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Designing an HVAC System for Growth

Updated: Dec 4, 2019

Source: Trane


Green plants, such as lettuce, cannabis, kale, basil, and other crops, are being grown by indoor agriculture producers around the world. The industry is growing rapidly for a variety of reasons. The ability to grow fresh foods, year-round, in areas where harsh winters or scorching desert heat prohibit planting outside, is one of the compelling reasons to bring crops indoors.

Ever try farming in a desert or during the winter? Why not? Here's how:

With indoor agriculture, foods can also be grown locally, which shortens transport time, helping to increase freshness and reduce spoilage. And while it might sound like a simple solution to solve some of the world’s food production issues, indoor agriculture isn’t without its challenges. Maintaining an optimal environment is just as important when plants are grown indoors as when they are outside.


Zoning In On Specific Needs and Functions


All plants have basic needs including nutrients, minerals, vitamins, water, oxygen, and carbon dioxide (CO2). With these needs satisfied and the right temperature, optimal humidity, and correct lighting conditions, plants can thrive. But some plants need even more stringent control of artificial light to enable them to mature, fruit and seed properly. Others specify a tight temperature tolerance in order to flourish.


While optimal conditions can vary from plant to plant, just as they do for human occupants, the indoor agriculture building might require multiple zones to accommodate the growing of different crops, and conducting varied functions such as drying, curing, trimming, and processing.

The Difference Is Night and Day

Traditional buildings generally operate in occupied/unoccupied modes. However, green occupants are there 24/7/365, and require their needs be met for both lights on/daytime and lights off/nighttime modes.

  • Cooling and dehumidification are critical when the lights are on.

  • When the lights are off, the primary need is dehumidification, and possibly heating if the plants are expected to add a significant cooling load.

When the Process Runs Hot and Cold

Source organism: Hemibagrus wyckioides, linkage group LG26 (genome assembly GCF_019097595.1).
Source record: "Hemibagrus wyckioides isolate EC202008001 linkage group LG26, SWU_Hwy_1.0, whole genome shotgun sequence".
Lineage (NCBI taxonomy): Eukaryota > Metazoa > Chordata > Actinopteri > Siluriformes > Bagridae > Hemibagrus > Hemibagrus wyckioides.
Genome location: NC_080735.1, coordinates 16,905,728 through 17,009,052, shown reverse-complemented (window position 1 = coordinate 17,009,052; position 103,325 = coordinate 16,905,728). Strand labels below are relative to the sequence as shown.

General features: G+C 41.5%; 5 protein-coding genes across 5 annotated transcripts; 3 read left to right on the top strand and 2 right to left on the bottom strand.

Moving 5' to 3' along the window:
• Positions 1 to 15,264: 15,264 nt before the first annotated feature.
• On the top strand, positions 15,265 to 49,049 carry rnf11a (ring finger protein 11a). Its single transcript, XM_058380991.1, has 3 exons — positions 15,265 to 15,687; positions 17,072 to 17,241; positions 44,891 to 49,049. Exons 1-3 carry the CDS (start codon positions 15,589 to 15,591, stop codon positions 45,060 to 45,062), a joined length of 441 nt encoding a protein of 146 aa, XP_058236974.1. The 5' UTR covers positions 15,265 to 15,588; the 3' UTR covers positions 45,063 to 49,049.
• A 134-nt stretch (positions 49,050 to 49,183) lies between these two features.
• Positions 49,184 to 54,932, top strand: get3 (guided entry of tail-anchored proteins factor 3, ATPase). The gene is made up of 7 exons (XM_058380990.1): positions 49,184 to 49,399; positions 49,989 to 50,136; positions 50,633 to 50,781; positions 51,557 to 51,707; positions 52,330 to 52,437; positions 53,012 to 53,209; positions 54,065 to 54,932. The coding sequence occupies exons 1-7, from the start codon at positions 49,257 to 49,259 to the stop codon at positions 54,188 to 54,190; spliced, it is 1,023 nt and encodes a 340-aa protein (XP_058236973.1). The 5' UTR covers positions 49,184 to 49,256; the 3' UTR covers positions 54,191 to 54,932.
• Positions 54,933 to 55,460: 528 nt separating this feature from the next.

When designing the HVAC system, calculations should consider both sensible and latent loads. The lighting densities, especially when simulating daytime, can be much more intense than you would find in a comfort cooling building. A traditional building requires 0.7 – 1.2 W/ft2, while an indoor agriculture facility requires 30-80 W/ft2.


This intense “daytime” lighting, along with the water pumps, air transfer fans, and other equipment used in the plant growing process result in a high sensible load. In the “nighttime” mode there is little sensible load, but some latent load from evapotranspiration (water movement from soil and plant to surrounding air), infiltration and additional moisture-generating processes. As the plants evaporate water, sensible cooling occurs, which results in a space cooling load.

Plant Preferences Redefine Performance Points

Building temperature and humidity requirements also differ between a comfort building and an indoor agriculture facility. Traditional occupants are generally comfortable with temperatures between 70- and 75-degrees Fahrenheit, and relative humidity ranging from 50 to 60 percent.


However, plants thrive in a broader temperature range, between 65- and 83-degrees Fahrenheit, and relative humidity levels from 40 to 75 percent, depending on the type of plant. In addition, plants are continually adding moisture to the air, which affects humidity levels and makes dehumidification a critical element of the indoor agriculture HVAC design.


Ventilation is also important for human comfort, and for most buildings it is based on ASHRAE® Standard 62.1 Requirements. Indoor agriculture environments, however, often require no ventilation. In fact, with plants consuming CO2, many growers desire to increase the CO2 beyond ambient conditions, choosing to recirculate the air rather than ventilating, which can dilute the CO2.


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